dm.s[1] = np.sin(np.linspace(0, 2 * np.pi, DEPTH)) + dm.s[0]  # 1 Hz
dm.s[2] = np.cos(np.linspace(0, 2 * np.pi, DEPTH)) + dm.s[0]  # 1 Hz
dm.f = srs.filter_highpass(dm.s, freq_min=3, sampling_freq=SAMPLING_FREQ)

# Plot the original signal
plt.clf()
plt.subplot(121)
plt.title('Original')
plt.plot(dm.s[0])
plt.plot(dm.s[1])
plt.plot(dm.s[2])
plt.subplot(122)
# And the filtered signal!
plt.title('Highpass')
plt.plot(dm.f[0])
plt.plot(dm.f[1])
plt.plot(dm.f[2])
plt.show()

Arguments:

  • series -- A signal to filter.
    • Type: SeriesColumn
  • freq_min -- The minimum filter frequency.
    • Type: int

Keywords:

  • order -- The order of the filter.
    • Type: int
    • Default: 2
  • sampling_freq -- The sampling frequence of the signal, or None to use the scipy default of 2 half-cycles per sample.
    • Type: int, None
    • Default: None

Returns:

The filtered signal.

  • Type: SeriesColumn

function filter_lowpass(series, freq_max, order=2, sampling_freq=None)

New in v0.9.2

Changed in v0.11.0: added sampling_freq argument

Applies a Butterworth low-pass filter to the signal.

For more information, see scipy.signal.

Example:

import numpy as np
from matplotlib import pyplot as plt
from datamatrix import DataMatrix, SeriesColumn, series as srs

LENGTH = 3
DEPTH = 100
SAMPLING_FREQ = 100

# Create one fast oscillation, and two combined fast and slow
# oscillations
dm = DataMatrix(length=LENGTH)
dm.s = SeriesColumn(depth=DEPTH)
dm.s[0] = np.sin(np.linspace(0, 20 * np.pi, DEPTH))  # 10 Hz
dm.s[1] = np.sin(np.linspace(0, 2 * np.pi, DEPTH)) + dm.s[0]  # 1 Hz
dm.s[2] = np.cos(np.linspace(0, 2 * np.pi, DEPTH)) + dm.s[0]  # 1 Hz
dm.f = srs.filter_lowpass(dm.s, freq_max=3, sampling_freq=SAMPLING_FREQ)

# Plot the original signal
plt.clf()
plt.subplot(121)
plt.title('Original')
plt.plot(dm.s[0])
plt.plot(dm.s[1])
plt.plot(dm.s[2])
plt.subplot(122)
# And the filtered signal!
plt.title('Lowpass')
plt.plot(dm.f[0])
plt.plot(dm.f[1])
plt.plot(dm.f[2])
plt.show()

Arguments:

  • series -- A signal to filter.
    • Type: SeriesColumn
  • freq_max -- The maximum filter frequency.
    • Type: int

Keywords:

  • order -- The order of the filter.
    • Type: int
    • Default: 2
  • sampling_freq -- The sampling frequence of the signal, or None to use the scipy default of 2 half-cycles per sample.
    • Type: int, None
    • Default: None

Returns:

The filtered signal.

  • Type: SeriesColumn

function first_occurrence(series, value, equal=True)

Finds the first occurence of a value for each row of a series column and returns the result as a float column of sample indices.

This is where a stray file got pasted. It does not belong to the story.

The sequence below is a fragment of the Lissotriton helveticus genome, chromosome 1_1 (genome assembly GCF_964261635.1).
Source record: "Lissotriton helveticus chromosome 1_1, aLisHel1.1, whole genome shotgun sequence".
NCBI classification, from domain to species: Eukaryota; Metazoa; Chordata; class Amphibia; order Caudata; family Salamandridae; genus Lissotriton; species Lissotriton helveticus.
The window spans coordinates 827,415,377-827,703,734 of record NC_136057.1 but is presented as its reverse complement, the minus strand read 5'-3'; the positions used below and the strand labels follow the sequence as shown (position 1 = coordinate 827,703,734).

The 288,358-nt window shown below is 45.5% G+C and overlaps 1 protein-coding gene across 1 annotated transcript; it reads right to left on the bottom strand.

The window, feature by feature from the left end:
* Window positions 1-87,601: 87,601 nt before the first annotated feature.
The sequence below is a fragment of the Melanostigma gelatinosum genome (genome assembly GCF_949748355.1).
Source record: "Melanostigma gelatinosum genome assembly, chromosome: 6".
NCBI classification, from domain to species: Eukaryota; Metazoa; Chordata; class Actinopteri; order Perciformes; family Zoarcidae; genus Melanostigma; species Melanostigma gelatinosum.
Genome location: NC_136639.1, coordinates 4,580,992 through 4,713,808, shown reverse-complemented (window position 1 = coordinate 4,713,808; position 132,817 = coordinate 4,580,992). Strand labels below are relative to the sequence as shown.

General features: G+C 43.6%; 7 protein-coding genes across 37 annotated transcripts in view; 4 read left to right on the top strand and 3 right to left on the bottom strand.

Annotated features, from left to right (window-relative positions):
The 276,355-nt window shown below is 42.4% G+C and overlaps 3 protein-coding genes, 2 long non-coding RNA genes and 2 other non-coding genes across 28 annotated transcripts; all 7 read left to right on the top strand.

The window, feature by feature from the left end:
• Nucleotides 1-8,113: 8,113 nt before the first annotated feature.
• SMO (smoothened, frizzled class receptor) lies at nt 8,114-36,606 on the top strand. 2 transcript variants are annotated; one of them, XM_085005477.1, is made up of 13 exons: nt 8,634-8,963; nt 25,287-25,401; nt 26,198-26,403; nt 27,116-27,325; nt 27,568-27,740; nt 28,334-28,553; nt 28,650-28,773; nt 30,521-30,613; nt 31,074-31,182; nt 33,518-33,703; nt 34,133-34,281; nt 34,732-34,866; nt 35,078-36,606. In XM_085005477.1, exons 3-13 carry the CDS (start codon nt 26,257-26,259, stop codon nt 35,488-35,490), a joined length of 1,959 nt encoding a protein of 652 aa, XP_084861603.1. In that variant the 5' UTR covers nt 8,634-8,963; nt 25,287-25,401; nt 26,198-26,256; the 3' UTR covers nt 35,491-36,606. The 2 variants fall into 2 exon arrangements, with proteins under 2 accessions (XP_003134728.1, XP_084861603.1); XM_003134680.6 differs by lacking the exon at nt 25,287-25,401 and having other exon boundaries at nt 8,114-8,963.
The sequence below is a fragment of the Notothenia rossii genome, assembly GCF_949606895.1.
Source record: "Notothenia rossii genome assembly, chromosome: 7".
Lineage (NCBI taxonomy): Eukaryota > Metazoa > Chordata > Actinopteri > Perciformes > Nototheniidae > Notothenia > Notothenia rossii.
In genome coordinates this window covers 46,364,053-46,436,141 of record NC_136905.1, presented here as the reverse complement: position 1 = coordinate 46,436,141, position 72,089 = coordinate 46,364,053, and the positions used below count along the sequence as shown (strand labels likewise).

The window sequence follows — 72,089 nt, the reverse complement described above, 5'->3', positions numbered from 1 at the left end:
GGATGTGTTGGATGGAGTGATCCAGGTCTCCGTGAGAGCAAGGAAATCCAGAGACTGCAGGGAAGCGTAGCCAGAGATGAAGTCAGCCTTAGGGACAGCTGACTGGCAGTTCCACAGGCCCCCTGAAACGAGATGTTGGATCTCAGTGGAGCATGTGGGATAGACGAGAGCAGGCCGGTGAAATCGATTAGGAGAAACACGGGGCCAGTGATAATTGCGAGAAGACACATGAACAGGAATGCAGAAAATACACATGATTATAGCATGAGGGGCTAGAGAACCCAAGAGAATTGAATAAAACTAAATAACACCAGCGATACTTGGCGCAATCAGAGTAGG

Version note: New in 0.15.0

Example:

from datamatrix import DataMatrix, SeriesColumn, NAN, series as srs

dm = DataMatrix(length=3)
dm.s = SeriesColumn(depth=3)
dm.s[0] = 1, 2, 3
dm.s[1] = 1, 2, NAN
dm.s[2] = NAN, NAN, NAN
dm.first_nan = srs.first_occurrence(dm.s, value=NAN)
dm.first_non_1 = srs.first_occurrence(dm.s, value=1, equal=False)
print(dm)

Output:

+---+-----------+-------------+---------------+
| # | first_nan | first_non_1 |       s       |
+---+-----------+-------------+---------------+
| 0 |    nan    |     1.0     |   [1. 2. 3.]  |
| 1 |    2.0    |     1.0     | [ 1.  2. nan] |
| 2 |    0.0    |     0.0     | [nan nan nan] |
+---+-----------+-------------+---------------+

Arguments:

  • series -- The series column to search
    • Type: SeriesColumn
  • value -- The value to find in the series column. If value is a sequence, which has to be of the same length as the series, then each row is searched for the value indicated by the corresponding value in value.
    • Type: float, int, Sequence

Keywords:

  • equal -- If True, the index of the first matching sample is returned. If False, the index of the first non-matching sample is returned.
    • Type: bool
    • Default: True

Returns:

A float column with sample indices or NAN for cells in which there was no match (or no mismatch if equal=False).

  • Type: FloatColumn

function flatten(dm)

Flattens all series of a datamatrix to float columns. The result is a new datamatrix where each row of the original datamatrix is repeated for each sample of the series. The new datamatrix does not contain any series.

This function requires that all series in dm have the same depth, or that dm doesn't contain any series, in which case a copy of dm is returned.

Version note: New in 0.15.0

Example:

from datamatrix import DataMatrix, series as srs

dm = DataMatrix(length=2)
dm.col = 'a', 'b'
dm.s1 = SeriesColumn(depth=3)
dm.s1[:] = 1,2,3
dm.s2 = SeriesColumn(depth=3)
dm.s2[:] = 3,2,1
flat_dm = srs.flatten(dm)
print('Original:')
print(dm)
print('Flattened:')
print(flat_dm)

Output:

Original:
+---+-----+------------+------------+
| # | col |     s1     |     s2     |
+---+-----+------------+------------+
| 0 |  a  | [1. 2. 3.] | [3. 2. 1.] |
| 1 |  b  | [1. 2. 3.] | [3. 2. 1.] |
+---+-----+------------+------------+
Flattened:
+---+-----+-----+-----+
| # | col |  s1 |  s2 |
+---+-----+-----+-----+
| 0 |  a  | 1.0 | 3.0 |
| 1 |  a  | 2.0 | 2.0 |
| 2 |  a  | 3.0 | 1.0 |
| 3 |  b  | 1.0 | 3.0 |
| 4 |  b  | 2.0 | 2.0 |
| 5 |  b  | 3.0 | 1.0 |
+---+-----+-----+-----+

Arguments:

  • dm -- A DataMatrix
    • Type: DataMatrix

Returns:

A 'flattened' DataMatrix without series

  • Type: DataMatrix

function infcount(series)

Counts the number of INF values for each cell in a series column, and returns this as an int column.

Version note: New in 0.15.0

Example:

from datamatrix import DataMatrix, SeriesColumn, series as srs, INF

dm = DataMatrix(length=3)
dm.s = SeriesColumn(depth=3)
dm.s[0] = 1, 2, 3
dm.s[1] = 1, 2, INF